Public–Private Partnerships for Infrastructure Development
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Public–Private Partnerships for Infrastructure Development

Finance, Stakeholder Alignment, Governance

Edited by Raymond E. Levitt, W. R. Scott and Michael J. Garvin

Large infrastructure projects often face significant cost overruns and stakeholder fragmentation. Public-Private Partnerships (PPPs) allow governments to procure long-term infrastructure services from private providers, rather than developing, financing, and managing infrastructure assets themselves. Aligning public and private interests and institutional logics for decades-long service contracts subject to shifting economic and political contexts creates significant governance challenges. We integrate multiple theoretical perspectives with empirical evidence to examine how experiences from more mature PPP jurisdictions can help improve PPP governance approaches worldwide.
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Chapter 11: Private participation in US infrastructure: the role of regional PPP units

Carter B. Casady and R. Richard Geddes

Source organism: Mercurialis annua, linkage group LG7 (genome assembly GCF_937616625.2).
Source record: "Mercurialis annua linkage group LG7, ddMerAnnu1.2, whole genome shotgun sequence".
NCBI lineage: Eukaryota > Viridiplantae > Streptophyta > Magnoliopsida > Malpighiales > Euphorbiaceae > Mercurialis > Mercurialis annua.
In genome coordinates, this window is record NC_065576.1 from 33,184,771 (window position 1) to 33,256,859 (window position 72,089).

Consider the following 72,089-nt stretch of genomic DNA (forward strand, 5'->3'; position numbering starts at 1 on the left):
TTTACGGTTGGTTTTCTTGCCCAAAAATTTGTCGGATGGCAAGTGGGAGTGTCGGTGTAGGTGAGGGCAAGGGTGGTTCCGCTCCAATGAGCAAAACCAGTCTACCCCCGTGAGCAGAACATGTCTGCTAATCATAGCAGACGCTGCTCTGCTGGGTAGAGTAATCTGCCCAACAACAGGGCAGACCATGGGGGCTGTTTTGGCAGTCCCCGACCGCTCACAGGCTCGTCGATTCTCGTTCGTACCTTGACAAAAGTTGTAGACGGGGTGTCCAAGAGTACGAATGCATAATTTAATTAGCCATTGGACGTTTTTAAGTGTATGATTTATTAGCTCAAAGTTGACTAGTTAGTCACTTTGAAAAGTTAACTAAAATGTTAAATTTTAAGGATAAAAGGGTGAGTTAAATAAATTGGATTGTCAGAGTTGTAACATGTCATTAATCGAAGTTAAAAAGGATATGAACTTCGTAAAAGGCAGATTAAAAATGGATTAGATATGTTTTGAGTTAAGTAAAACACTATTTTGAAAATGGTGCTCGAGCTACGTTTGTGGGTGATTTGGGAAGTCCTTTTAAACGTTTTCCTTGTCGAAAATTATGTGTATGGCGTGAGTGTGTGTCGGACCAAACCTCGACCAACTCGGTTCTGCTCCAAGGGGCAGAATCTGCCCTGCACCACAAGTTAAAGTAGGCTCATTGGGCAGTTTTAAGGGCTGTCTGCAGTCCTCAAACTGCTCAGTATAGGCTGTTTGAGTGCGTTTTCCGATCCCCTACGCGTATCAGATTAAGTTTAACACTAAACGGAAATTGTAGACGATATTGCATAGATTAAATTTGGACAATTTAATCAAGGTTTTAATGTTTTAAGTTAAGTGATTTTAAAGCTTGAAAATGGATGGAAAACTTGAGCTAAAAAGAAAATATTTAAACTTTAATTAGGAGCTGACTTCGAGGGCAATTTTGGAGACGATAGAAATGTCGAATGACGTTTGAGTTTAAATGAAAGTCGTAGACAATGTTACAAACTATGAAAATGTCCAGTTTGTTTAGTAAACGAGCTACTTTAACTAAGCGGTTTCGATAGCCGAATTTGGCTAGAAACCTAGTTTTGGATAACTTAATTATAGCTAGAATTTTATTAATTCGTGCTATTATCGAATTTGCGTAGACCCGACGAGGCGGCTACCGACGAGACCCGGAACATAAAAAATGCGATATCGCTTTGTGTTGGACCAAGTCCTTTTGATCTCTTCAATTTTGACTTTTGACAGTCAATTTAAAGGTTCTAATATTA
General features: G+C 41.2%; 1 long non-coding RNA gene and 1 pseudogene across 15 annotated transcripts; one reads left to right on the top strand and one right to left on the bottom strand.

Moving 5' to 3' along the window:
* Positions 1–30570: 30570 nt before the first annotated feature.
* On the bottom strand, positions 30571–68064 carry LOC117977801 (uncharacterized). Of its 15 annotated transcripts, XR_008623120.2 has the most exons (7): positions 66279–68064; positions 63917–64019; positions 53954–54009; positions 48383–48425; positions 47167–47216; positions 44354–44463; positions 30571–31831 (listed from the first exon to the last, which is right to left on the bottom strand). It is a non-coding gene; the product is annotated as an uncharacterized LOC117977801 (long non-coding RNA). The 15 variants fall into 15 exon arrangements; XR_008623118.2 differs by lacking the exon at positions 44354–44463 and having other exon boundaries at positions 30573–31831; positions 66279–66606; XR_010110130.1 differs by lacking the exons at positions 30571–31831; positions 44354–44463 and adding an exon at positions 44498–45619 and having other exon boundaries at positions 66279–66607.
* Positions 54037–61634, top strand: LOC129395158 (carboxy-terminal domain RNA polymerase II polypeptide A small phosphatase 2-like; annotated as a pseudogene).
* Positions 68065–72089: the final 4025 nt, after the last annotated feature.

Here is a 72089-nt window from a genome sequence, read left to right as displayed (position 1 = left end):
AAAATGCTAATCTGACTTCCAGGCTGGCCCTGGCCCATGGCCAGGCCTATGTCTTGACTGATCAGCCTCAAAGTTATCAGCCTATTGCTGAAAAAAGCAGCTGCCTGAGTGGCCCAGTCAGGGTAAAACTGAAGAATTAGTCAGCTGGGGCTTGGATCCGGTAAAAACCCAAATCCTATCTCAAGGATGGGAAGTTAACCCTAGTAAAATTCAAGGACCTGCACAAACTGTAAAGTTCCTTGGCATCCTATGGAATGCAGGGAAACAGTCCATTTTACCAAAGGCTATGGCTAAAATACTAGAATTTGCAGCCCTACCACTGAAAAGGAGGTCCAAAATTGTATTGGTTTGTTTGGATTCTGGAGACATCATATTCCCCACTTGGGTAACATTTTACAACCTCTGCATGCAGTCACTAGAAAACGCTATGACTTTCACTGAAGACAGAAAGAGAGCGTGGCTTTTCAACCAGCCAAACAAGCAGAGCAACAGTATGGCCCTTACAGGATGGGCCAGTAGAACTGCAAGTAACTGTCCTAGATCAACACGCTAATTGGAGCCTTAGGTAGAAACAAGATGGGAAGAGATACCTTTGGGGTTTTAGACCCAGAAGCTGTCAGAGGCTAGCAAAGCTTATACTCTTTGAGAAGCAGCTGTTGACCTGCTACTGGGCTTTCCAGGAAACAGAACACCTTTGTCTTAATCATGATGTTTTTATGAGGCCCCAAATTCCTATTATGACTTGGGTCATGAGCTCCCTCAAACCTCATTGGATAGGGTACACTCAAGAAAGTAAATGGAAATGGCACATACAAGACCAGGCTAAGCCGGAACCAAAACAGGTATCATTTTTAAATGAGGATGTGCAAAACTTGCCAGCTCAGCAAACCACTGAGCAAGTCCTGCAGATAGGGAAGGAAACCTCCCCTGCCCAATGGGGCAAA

More than 30 states in the United States (US) have adopted public_private partnership (PPP) enabling laws designed to create a stable legal structure and institutional framework to attract long-term investment in public infrastructure projects. However, to participate more effectively in supporting PPP program and project development, many advanced countries, such as Canada and Australia, have created regional units to better assist the development and implementation of PPP projects. Such units can assist individual projects by increasing public sector expertise and capacity to help reduce contracting and oversight risks, keep abreast of best practices from other jurisdictions, and aid in marketing regional opportunities for infrastructure development. Based on the example of the Western High Speed Rail Alliance and the West Coast Infrastructure Exchange, a possible seven-region PPP system is proposed to plan, guide and support PPP development in the US.

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